My nautical mystery tour: Gambia, Gibraltar, Iceland? Our destination - anyone’s guessBy Wendy Gomersall
My fellow 500 passengers and I had booked a 16-night winter cruise aboard Saga Ruby – and not one of us had any idea where we were going.
All we knew for certain was that Captain McLundie's Mystery Cruise would leave, and arrive back at, Southampton.
At least four countries would be visited and eight ports of call made, three of them maiden calls – good news for the Saga veterans, the majority of the guests, as they could look forward to visiting some new destinations.
Revealed: Casablanca - home to the Hassan II Mosque, the third-largest in the world ¿ was the first port the Saga Ruby visited. It was built to commemorate former king Hassan IIs 60th birthday in 1993
Only the captain, chief purser, watch keepers and shore excursion staff knew exactly where we were before the ship berthed and a general announcement was made.
All passenger electronic charts were turned off and any guests caught using gadgets to work out our position would have them confiscated, we were warned.
Come on, I thought, you've only got to look up at the sun – it rises in the East, sets in the West – to figure out our direction, then it'll be easy to take an educated guess where we'll stop. We won't get too far (and back) in two weeks, so it's going to be cold, I calculated, and threw thermals, fleeces and fluffy hats into my suitcase.
Guess list: The Saga Ruby visited eight ports... but which ones?
Day one, and the weather was in cahoots with the captain. We couldn't see the sky for murky wetness, and had no chance of working out which direction we were headed. Nothing for it but to relax and go with the flow...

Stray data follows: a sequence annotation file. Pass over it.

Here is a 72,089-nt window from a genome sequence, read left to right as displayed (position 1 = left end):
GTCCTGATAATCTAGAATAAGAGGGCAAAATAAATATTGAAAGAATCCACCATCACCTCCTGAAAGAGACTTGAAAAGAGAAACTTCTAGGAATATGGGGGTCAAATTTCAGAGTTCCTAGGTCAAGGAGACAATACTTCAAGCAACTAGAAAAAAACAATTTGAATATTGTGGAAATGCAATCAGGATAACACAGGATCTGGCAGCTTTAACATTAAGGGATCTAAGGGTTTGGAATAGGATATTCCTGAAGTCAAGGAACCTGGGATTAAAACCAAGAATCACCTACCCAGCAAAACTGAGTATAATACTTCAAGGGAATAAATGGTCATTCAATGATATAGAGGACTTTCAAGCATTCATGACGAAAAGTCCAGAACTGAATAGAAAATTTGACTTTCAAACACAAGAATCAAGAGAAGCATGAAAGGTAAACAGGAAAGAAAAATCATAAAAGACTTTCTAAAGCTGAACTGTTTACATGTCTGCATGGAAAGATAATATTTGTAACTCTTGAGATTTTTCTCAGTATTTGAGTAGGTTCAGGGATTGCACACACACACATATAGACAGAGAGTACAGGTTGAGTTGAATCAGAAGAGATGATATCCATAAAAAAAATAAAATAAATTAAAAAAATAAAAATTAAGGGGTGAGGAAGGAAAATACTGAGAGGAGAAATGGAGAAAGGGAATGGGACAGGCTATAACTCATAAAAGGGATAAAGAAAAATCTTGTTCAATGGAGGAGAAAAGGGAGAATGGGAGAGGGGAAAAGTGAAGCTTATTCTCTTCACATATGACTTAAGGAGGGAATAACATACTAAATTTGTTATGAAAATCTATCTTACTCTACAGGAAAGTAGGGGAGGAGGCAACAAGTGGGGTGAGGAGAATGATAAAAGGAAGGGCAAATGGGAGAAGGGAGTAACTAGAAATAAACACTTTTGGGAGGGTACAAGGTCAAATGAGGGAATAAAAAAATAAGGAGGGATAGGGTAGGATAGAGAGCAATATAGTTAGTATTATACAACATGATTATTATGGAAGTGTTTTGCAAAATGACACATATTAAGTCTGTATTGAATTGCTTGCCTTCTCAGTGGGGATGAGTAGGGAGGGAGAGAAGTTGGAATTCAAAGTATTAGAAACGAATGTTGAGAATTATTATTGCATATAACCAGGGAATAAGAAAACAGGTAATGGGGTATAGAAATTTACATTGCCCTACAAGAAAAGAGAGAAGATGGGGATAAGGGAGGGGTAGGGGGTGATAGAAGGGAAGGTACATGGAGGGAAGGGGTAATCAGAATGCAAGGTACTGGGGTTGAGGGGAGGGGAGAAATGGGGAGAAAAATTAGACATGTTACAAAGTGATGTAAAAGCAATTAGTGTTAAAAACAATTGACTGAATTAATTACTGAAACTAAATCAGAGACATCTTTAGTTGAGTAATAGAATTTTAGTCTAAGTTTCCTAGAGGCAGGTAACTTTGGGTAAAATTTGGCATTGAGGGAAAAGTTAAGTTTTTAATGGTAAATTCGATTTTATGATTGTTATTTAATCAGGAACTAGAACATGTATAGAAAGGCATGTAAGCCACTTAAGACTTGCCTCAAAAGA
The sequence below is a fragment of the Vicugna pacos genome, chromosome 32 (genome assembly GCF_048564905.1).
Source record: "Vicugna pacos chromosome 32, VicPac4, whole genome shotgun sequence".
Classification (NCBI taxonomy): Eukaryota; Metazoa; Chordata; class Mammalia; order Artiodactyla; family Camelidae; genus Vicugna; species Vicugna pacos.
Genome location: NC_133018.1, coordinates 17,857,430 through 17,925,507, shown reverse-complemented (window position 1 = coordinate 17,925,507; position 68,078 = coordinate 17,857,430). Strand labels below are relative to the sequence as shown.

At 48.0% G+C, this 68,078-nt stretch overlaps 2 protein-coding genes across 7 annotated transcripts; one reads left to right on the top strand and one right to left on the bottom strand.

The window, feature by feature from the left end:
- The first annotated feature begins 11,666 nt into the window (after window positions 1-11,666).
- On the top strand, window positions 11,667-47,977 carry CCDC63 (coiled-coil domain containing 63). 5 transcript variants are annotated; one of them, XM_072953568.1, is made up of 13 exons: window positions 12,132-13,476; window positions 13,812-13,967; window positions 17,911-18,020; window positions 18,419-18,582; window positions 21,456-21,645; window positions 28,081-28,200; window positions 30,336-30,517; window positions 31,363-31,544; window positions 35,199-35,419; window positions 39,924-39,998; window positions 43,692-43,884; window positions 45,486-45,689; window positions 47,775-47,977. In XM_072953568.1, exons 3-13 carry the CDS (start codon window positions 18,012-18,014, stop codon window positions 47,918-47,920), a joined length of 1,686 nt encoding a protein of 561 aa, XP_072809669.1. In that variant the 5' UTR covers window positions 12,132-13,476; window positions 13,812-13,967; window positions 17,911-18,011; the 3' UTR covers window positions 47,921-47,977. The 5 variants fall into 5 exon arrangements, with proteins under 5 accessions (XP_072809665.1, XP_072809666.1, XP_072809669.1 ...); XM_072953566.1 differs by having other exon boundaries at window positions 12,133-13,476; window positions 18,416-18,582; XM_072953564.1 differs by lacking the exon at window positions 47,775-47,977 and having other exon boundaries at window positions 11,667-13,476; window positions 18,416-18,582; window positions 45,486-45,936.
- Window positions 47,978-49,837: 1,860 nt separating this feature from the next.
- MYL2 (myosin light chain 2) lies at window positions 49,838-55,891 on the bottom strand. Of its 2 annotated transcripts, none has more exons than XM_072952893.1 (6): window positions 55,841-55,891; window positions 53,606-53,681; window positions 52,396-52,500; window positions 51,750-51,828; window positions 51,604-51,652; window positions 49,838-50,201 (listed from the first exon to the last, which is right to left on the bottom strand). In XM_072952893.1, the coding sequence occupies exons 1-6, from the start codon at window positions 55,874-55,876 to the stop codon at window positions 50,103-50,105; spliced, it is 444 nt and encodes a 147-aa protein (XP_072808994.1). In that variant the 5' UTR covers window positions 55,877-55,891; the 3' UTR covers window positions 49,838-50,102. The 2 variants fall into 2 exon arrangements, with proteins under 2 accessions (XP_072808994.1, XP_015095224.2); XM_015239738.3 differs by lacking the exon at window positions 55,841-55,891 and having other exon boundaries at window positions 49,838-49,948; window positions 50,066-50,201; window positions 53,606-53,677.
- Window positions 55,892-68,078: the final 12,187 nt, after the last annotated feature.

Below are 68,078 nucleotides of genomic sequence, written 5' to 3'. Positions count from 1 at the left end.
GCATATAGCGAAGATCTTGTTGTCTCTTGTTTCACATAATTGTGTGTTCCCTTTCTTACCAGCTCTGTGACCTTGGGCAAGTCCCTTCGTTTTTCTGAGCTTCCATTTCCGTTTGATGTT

Saga Ruby is a homely kind of ship, big enough to have all you need – lounges, bars, two restaurants, including The View for more intimate (and much better) dining, a spa with Decleor treatments and an indoor pool, internet room, shop, library and cinema.
But with room for 661 passengers, it's not so big you can't easily find your cabin.
Which was excellent news as house wine, beer and spirits were all included in the cost – no wonder some passengers had booked a year in advance.
Activities were non-scary – beanbag boules, watercolour classes, quizzes, bridge, bingo – though some of the lectures gave us food for thought: ‘What Happens If All The Engines Stop?’ by an air safety (aka crash) investigator, and an enlightening talk by a former coroner.
Other distractions included excellent jazz from Kenny Martyn, entertaining song and dance shows from the Gail Davies Production cast and a bizarre but popular adult puppet show, Stars On Strings.
But guests were also spending an awful lot of time and energy trying to work out where we were going. We spent the first three days at sea, but we discovered Saga are sneaky lot – we had not necessarily sailed in a straight line, so there was no point trying to calculate how far we'd gone.
It got a little rough at one point – it has to be the North Sea then, said one guest authoritatively. We'd have seen oil rigs, contradicted another, it must be Iceland. Not cold enough, I think it's Madeira, claimed another.
Gaelic coffee was one of the special drinks of the day – it must be Ireland, and so it went on. Entries for the 'Guess the first port' competition were piling up, as were applications to join the tour of the bridge.
Guests who'd hoped to sneak a peek at the ship's instruments were disappointed – screens were covered up and dummy charts were left lying around.
Revealed: The snakes were not the only ones to be charmed in Casablanca, Morocco, which was the first port of call
Many attempts at wrong-footing passengers were made, too, to keep the fun going. Dinner menus gave 'clues', claiming we were en route to the Philippines, home of many of our excellent waiting staff. Daily programmes did not show the port of call to be visited – at least, not the real one.
There were reports of attempted bribery – here's a big bar of chocolate if you tell me where we're going – but it seemed none of the crew knew either. 'Best' guesses so far had also included Gibraltar, the Canaries and Gambia.
But then we remembered – we'd no idea where we were going next – and the guessing game began all over again...
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